Find peace.Find happiness.Find yourself

Author: MelKai23 (Page 1 of 29)

I want to share my stories as a social worker, tips I learn along the way, and encouraging thoughts to help motivate others.

Happy Things Thursday

  1. Eating the bottom of an ice cream cone
  2. Sleeping with the windows open
  3. Pulling a part a piece of string cheese
  4. Picking up the last friend for a road trip
  5. TVs on airplanes
  6. Peeling plastic off of a new electronic
  7. Changing into warm clothes from the dryer
  8. Seeing reverse lights on a nearby car when you are looking for a parking spot
  9. Petting a stranger’s dog
  10. Licking the spoon once all of the baking ingredients are mixed together


“Sticks and stones may break my bones, but words will never hurt me” is one of the biggest lies we tell ourselves, starting in grade school. In fact, I would argue that words are the most powerful weapon we have access to, and we carry it with us at all times.
Words can be the fixer of all things and can also be the reason someone can’t seem to make it through life. Our words matter, they have meaning, they are impactful, and it is our responsibility to use them wisely.

I recently heard a speech given by Mohammed Qahtani where he stated, “Words have power. Words are power. Words could be your power. You can change a life, inspire a nation, make this world a beautiful place. Isn’t that what we all wanted? Your mouth can spit venom, or it can mend a broken soul.”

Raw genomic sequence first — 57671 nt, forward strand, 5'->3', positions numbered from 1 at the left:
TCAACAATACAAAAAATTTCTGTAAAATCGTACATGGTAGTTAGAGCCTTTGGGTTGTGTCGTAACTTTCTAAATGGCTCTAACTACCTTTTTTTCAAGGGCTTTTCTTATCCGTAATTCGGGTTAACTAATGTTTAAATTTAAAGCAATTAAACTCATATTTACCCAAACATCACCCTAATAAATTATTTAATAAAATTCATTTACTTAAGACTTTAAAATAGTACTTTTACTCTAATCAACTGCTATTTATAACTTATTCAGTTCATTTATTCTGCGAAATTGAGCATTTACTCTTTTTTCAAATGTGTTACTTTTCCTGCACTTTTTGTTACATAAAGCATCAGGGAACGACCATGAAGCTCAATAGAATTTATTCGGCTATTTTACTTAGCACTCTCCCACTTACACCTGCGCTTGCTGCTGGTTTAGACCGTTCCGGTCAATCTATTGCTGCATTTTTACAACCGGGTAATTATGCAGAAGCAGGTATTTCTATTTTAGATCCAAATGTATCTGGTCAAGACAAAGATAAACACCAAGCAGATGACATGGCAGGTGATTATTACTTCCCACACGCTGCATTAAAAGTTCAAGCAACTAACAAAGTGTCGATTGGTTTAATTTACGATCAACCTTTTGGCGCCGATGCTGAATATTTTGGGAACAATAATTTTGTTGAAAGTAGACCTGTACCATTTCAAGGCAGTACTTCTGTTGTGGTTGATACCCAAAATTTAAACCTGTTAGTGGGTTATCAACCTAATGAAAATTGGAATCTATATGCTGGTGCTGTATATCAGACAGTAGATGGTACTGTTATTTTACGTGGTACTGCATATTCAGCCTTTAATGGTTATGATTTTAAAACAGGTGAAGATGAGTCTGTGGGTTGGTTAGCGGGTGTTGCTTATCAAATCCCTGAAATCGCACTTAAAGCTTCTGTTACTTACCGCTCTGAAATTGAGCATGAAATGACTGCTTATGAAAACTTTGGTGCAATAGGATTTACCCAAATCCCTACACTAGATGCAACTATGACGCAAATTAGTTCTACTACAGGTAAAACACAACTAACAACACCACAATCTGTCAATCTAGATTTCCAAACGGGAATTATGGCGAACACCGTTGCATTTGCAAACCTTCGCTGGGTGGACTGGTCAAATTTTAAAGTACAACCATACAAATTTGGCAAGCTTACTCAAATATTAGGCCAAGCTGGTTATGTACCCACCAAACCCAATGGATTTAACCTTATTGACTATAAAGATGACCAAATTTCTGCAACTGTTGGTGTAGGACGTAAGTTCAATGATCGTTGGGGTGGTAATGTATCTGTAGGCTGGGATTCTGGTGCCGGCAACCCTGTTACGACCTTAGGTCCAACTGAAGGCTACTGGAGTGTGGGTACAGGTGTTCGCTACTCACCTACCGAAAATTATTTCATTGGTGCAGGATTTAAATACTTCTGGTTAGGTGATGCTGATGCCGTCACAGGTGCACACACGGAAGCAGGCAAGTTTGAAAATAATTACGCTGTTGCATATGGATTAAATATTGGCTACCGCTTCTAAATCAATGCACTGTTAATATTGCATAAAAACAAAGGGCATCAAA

I rewatched that speech numerous times, reflecting on moments in my life where words truly changed my trajectory…Times when words broke me down, but also the times when words impacted me so greatly that they are a major reason for my happiness.

There is one memory that I immediately thought of when listening to Mohammed’s speech that changed my perspective on words, kindness, and how the two together can literally change someone’s life.
Several years ago, I would guess about 2018, I met with someone interested in the anti-human trafficking movement who requested a meeting with me. Let’s call her, Jane Doe (I know, I lose points in creativity here, but just stick with me!). When Jane and I met, I immediately recognized her from about 20 years earlier in middle school. When we introduced ourselves and sat down, I said to her, “hey, aren’t you Jane Doe?!” She looked at me, shocked and a little embarrassed/uncomfortable and responded with, “yeah, but how do you know me and know my last name? I haven’t used that last name in a very long time.” I explained to her that I knew her from middle school prior to her moving. She told me she was surprised I remembered her, and she went on to explain she felt unlikeable and that no one really saw her. She then talked about a basketball game she saw me at after she had moved…”Hey, are you the Melissa who looked at me, smiled and waved, and said Hi Jane at that basketball game?”…